Strikes bit into inventories at Chrysler Corp. and General Motors in April, with Chrysler hit the hardest.
Nevertheless, the supply of light vehicles rose to 67 days as of May 1. On April 1, the supply of new cars and light trucks was 60 days, the lowest in six months.
GM's days' supply rose to 76 days, from 72 a month earlier. Ford Motor Co. also rose, from 63 to 72 days, with increases in both cars and trucks.
Chrysler Corp.'s 67-day supply was down one day, but the drop hit Chrysler where it hurts: in trucks. Cars gained. Chrysler said the recently settled strike at an engine plant resulted in a pretax loss of $750 million.
General Motors lost production to two strikes in April, but the strikes seemed to have a limited effect on most models, except the new Oldsmobile Cutlass.
In terms of inventory, the biggest strike-related effect for GM was at its Oklahoma City plant, sole source for the Cutlass. The Cutlass supply fell to 5,300 units as of May 1, from 6,800 a month earlier. The plant was still building up Cutlass production when the strike began April 4.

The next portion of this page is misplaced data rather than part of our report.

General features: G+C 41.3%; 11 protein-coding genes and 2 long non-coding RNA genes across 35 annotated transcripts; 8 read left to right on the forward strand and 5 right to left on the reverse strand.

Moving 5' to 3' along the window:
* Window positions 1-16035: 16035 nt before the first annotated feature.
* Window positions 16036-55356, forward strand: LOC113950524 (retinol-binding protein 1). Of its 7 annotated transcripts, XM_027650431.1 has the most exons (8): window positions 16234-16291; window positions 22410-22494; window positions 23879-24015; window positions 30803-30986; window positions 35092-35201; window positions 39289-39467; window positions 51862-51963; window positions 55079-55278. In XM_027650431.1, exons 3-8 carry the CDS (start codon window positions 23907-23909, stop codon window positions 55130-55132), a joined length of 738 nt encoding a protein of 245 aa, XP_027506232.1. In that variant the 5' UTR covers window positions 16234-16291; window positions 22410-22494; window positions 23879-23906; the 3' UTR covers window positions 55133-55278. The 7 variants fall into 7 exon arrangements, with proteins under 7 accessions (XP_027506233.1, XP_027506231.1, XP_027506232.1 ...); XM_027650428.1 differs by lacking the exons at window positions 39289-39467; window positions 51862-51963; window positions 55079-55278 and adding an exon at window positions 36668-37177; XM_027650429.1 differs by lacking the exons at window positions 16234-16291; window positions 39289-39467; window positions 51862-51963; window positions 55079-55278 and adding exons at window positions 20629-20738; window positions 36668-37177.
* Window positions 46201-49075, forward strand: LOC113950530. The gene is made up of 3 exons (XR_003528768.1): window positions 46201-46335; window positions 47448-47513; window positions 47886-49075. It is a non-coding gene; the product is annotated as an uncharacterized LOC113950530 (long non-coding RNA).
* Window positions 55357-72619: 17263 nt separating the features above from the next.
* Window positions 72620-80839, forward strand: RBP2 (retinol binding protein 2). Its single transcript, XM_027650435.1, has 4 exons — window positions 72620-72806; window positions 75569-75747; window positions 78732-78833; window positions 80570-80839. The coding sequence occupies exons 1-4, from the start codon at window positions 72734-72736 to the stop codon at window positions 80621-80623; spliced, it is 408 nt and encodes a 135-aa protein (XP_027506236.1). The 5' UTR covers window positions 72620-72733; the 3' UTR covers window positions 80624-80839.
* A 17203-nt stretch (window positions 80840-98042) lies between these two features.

The Oklahoma City strike had a lesser effect on the supply of the new Chevrolet Malibu, which also is built in smaller volume in Wilmington, Del.
GM's Pontiac East plant was shut by a UAW walkout on April 23. Two other plants continued to build the Chevrolet C/K and GMC Sierra full-sized pickups. The strike started too late in the month to affect the May 1 inventory. In fact, days' supply and units in inventory both increased compared to April 1.